This blog post is based on the introduction of an article I penned in September 2018for Atropos, an excellent magazine for British Lepidoptera and Odonata enthusiasts. It was published in issue 62 (2018).
Very hungry caterpillars
A caterpillar munching on a leaf is probably what comes to mind when most people picture the early life stages of butterflies and moths. But if Eric Carle’s classic is to be believed, caterpillars have a much more varied palette. It is certainly true that many species shun the conventional diet of leafy greens, even if lepidopterans that enjoy a diet of chocolate cake and Swiss cheese are confined to children’s storybooks.
Chimney Sweeper, Maiden’s Blush, Peach Blossom. British moths have some fantastic English names. There’s also the Drinker, the Conformist, the Sprawler, the Phoenix, and the Saxon.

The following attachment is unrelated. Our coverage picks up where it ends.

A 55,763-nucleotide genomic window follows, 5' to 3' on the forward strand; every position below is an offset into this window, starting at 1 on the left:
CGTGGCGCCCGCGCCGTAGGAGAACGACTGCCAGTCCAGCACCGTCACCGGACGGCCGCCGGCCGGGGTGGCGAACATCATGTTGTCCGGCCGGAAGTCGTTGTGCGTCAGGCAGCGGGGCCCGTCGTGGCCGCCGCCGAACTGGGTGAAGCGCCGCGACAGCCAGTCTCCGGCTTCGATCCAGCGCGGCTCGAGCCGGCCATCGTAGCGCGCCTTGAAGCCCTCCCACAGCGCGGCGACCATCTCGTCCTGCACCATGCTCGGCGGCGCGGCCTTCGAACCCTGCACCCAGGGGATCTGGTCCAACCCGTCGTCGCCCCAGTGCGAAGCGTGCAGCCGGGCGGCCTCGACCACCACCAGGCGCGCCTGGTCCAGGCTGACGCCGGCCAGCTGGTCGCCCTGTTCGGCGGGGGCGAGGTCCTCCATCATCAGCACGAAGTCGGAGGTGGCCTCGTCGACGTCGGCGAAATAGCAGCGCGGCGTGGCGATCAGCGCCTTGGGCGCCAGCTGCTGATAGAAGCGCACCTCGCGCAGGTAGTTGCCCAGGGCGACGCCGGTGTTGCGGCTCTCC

Such enchanting names are at the root of the ever-growing
popularity of moth trapping. They capture our imagination and stick in our
minds. Who wouldn’t be fascinated by creatures with names like Brindled Beauty,
Plumed Prominent, Feathered Footman, or Marbled Minor?
But not all are blessed with a common name. The majority of British Lepidoptera are known only by their scientific denomination. Many of these don’t exactly roll off the tongue (try Schrekensteinia festaliella or Ptycholomoides aeriferanus). Some are even longer than the insect itself. So why do so many species lack an English name? Is this something we should rush to rectify?